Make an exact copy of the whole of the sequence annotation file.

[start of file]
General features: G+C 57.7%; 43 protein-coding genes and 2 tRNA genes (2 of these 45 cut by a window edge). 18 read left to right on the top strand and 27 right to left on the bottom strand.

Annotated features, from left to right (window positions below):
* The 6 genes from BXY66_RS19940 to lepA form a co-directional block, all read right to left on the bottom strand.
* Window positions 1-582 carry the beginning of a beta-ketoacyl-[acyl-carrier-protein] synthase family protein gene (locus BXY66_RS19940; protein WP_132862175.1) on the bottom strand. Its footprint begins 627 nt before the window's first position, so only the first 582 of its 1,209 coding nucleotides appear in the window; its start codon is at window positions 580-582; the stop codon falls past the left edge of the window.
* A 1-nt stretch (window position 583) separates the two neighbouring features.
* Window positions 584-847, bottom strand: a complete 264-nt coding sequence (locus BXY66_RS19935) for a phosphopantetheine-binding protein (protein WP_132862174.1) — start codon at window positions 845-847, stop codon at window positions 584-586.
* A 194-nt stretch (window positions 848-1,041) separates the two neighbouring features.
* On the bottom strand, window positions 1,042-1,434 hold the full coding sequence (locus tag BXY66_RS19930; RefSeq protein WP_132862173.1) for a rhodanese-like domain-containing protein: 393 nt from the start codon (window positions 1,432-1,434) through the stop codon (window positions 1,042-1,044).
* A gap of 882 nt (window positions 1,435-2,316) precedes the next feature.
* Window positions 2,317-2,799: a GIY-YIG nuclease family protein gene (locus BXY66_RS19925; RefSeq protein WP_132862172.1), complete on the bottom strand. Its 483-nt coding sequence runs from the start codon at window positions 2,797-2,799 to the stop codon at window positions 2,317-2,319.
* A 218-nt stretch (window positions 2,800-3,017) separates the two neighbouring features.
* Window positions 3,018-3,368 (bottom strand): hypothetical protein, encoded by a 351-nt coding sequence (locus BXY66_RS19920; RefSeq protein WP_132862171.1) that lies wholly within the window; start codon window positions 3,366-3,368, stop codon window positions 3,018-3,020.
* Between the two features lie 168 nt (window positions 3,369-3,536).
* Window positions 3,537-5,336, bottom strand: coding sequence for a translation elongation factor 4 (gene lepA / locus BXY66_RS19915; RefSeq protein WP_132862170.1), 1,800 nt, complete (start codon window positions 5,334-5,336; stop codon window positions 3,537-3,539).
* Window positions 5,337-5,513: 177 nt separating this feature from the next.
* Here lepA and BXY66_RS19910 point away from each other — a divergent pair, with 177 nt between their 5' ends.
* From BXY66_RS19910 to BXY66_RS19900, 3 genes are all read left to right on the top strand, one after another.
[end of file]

General features: G+C 57.7%; 43 protein-coding genes and 2 tRNA genes (2 of these 45 cut by a window edge). 18 read left to right on the top strand and 27 right to left on the bottom strand.

Annotated features, from left to right (window positions below):
* The 6 genes from BXY66_RS19940 to lepA form a co-directional block, all read right to left on the bottom strand.
* Window positions 1-582 carry the beginning of a beta-ketoacyl-[acyl-carrier-protein] synthase family protein gene (locus BXY66_RS19940; protein WP_132862175.1) on the bottom strand. Its footprint begins 627 nt before the window's first position, so only the first 582 of its 1,209 coding nucleotides appear in the window; its start codon is at window positions 580-582; the stop codon falls past the left edge of the window.
* A 1-nt stretch (window position 583) separates the two neighbouring features.
* Window positions 584-847, bottom strand: a complete 264-nt coding sequence (locus BXY66_RS19935) for a phosphopantetheine-binding protein (protein WP_132862174.1) — start codon at window positions 845-847, stop codon at window positions 584-586.
* A 194-nt stretch (window positions 848-1,041) separates the two neighbouring features.
* On the bottom strand, window positions 1,042-1,434 hold the full coding sequence (locus tag BXY66_RS19930; RefSeq protein WP_132862173.1) for a rhodanese-like domain-containing protein: 393 nt from the start codon (window positions 1,432-1,434) through the stop codon (window positions 1,042-1,044).
* A gap of 882 nt (window positions 1,435-2,316) precedes the next feature.
* Window positions 2,317-2,799: a GIY-YIG nuclease family protein gene (locus BXY66_RS19925; RefSeq protein WP_132862172.1), complete on the bottom strand. Its 483-nt coding sequence runs from the start codon at window positions 2,797-2,799 to the stop codon at window positions 2,317-2,319.
* A 218-nt stretch (window positions 2,800-3,017) separates the two neighbouring features.
* Window positions 3,018-3,368 (bottom strand): hypothetical protein, encoded by a 351-nt coding sequence (locus BXY66_RS19920; RefSeq protein WP_132862171.1) that lies wholly within the window; start codon window positions 3,366-3,368, stop codon window positions 3,018-3,020.
* Between the two features lie 168 nt (window positions 3,369-3,536).
* Window positions 3,537-5,336, bottom strand: coding sequence for a translation elongation factor 4 (gene lepA / locus BXY66_RS19915; RefSeq protein WP_132862170.1), 1,800 nt, complete (start codon window positions 5,334-5,336; stop codon window positions 3,537-3,539).
* Window positions 5,337-5,513: 177 nt separating this feature from the next.
* Here lepA and BXY66_RS19910 point away from each other — a divergent pair, with 177 nt between their 5' ends.
* From BXY66_RS19910 to BXY66_RS19900, 3 genes are all read left to right on the top strand, one after another.